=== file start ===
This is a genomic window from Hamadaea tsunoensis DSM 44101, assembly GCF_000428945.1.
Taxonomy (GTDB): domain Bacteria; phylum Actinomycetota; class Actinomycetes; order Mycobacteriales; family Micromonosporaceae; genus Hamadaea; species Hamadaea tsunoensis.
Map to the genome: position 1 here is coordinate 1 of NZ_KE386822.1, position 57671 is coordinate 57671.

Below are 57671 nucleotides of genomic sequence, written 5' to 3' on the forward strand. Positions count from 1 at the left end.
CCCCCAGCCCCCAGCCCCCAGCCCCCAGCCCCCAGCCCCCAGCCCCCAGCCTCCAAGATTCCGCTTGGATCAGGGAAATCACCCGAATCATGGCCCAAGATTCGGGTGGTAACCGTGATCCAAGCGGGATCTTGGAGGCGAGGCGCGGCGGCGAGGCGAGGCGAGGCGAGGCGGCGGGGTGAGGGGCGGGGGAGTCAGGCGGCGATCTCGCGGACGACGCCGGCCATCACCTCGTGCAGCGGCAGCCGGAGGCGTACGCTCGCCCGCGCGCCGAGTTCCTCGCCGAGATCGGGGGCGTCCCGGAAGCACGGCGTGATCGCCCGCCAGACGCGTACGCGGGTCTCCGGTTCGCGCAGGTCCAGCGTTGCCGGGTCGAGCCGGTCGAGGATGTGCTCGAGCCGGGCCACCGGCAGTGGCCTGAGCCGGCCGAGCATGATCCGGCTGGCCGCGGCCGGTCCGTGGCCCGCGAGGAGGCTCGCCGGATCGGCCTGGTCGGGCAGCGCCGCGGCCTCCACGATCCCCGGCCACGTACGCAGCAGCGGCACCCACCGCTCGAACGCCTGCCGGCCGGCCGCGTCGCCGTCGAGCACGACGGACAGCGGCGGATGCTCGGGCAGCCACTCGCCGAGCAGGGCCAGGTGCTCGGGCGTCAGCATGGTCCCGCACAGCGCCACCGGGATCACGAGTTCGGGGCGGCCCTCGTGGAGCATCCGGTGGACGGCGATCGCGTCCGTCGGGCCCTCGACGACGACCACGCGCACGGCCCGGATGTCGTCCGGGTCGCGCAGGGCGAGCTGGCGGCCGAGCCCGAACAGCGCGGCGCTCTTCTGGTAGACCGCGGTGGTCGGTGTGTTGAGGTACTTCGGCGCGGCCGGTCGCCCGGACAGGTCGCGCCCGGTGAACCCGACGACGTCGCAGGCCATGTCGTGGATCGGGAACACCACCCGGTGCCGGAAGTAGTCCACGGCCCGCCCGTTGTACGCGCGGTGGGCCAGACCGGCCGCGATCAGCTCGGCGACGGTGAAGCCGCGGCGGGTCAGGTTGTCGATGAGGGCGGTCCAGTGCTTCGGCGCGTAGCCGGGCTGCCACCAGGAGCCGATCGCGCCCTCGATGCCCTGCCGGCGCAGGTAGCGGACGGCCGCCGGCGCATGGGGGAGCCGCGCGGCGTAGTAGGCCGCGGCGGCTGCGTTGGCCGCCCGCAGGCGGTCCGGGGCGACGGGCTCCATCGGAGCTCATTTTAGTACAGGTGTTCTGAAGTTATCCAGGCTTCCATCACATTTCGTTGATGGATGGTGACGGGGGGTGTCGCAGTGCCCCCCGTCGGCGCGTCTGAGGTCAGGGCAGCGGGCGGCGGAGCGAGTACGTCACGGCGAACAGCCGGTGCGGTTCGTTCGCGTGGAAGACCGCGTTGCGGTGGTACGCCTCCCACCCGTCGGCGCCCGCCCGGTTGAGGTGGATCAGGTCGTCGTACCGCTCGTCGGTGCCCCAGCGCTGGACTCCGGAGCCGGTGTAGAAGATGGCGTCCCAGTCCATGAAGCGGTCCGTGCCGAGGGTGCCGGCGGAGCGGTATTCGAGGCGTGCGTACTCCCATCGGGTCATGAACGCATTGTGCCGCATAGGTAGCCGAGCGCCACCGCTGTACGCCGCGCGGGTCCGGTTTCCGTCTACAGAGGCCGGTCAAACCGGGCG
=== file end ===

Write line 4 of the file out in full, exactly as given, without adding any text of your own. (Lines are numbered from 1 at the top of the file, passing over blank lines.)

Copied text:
Below are 57671 nucleotides of genomic sequence, written 5' to 3' on the forward strand. Positions count from 1 at the left end.